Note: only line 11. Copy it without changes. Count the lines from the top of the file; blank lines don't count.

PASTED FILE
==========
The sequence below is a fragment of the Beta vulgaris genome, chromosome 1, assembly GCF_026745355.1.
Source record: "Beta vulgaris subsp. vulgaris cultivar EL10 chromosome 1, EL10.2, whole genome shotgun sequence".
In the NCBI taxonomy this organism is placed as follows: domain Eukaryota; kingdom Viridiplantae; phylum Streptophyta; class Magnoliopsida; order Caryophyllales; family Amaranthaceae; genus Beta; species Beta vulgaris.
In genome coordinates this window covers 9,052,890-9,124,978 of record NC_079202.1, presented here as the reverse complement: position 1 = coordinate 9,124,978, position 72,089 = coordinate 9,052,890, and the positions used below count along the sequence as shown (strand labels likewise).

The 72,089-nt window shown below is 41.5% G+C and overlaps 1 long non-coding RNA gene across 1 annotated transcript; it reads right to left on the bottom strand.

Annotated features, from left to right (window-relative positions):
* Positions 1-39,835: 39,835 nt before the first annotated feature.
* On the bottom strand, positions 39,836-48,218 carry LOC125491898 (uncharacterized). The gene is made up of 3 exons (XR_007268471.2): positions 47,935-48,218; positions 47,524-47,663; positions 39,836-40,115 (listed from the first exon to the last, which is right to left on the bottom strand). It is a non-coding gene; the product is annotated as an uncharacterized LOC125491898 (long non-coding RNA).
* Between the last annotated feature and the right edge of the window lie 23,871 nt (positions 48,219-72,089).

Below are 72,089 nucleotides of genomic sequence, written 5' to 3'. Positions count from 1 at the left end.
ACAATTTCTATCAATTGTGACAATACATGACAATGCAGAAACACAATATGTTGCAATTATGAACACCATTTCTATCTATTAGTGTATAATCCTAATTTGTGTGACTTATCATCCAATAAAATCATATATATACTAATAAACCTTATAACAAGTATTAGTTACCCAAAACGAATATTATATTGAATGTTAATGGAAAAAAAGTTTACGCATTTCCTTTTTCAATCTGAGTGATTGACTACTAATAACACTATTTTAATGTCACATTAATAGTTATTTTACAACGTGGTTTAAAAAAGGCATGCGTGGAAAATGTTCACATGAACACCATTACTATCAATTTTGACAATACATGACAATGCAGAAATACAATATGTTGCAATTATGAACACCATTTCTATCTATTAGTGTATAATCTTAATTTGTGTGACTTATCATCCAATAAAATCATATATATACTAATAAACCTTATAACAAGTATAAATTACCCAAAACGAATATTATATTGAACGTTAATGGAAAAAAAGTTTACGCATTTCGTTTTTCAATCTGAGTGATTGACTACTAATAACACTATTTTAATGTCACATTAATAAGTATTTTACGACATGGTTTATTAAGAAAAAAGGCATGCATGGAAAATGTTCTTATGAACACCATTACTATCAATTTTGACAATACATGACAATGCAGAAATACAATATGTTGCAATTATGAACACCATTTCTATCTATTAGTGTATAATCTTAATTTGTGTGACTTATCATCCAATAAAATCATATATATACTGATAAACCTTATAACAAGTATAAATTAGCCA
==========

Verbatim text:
ACAATTTCTATCAATTGTGACAATACATGACAATGCAGAAACACAATATGTTGCAATTATGAACACCATTTCTATCTATTAGTGTATAATCCTAATTTGTGTGACTTATCATCCAATAAAATCATATATATACTAATAAACCTTATAACAAGTATTAGTTACCCAAAACGAATATTATATTGAATGTTAATGGAAAAAAAGTTTACGCATTTCCTTTTTCAATCTGAGTGATTGACTACTAATAACACTATTTTAATGTCACATTAATAGTTATTTTACAACGTGGTTTAAAAAAGGCATGCGTGGAAAATGTTCACATGAACACCATTACTATCAATTTTGACAATACATGACAATGCAGAAATACAATATGTTGCAATTATGAACACCATTTCTATCTATTAGTGTATAATCTTAATTTGTGTGACTTATCATCCAATAAAATCATATATATACTAATAAACCTTATAACAAGTATAAATTACCCAAAACGAATATTATATTGAACGTTAATGGAAAAAAAGTTTACGCATTTCGTTTTTCAATCTGAGTGATTGACTACTAATAACACTATTTTAATGTCACATTAATAAGTATTTTACGACATGGTTTATTAAGAAAAAAGGCATGCATGGAAAATGTTCTTATGAACACCATTACTATCAATTTTGACAATACATGACAATGCAGAAATACAATATGTTGCAATTATGAACACCATTTCTATCTATTAGTGTATAATCTTAATTTGTGTGACTTATCATCCAATAAAATCATATATATACTGATAAACCTTATAACAAGTATAAATTAGCCA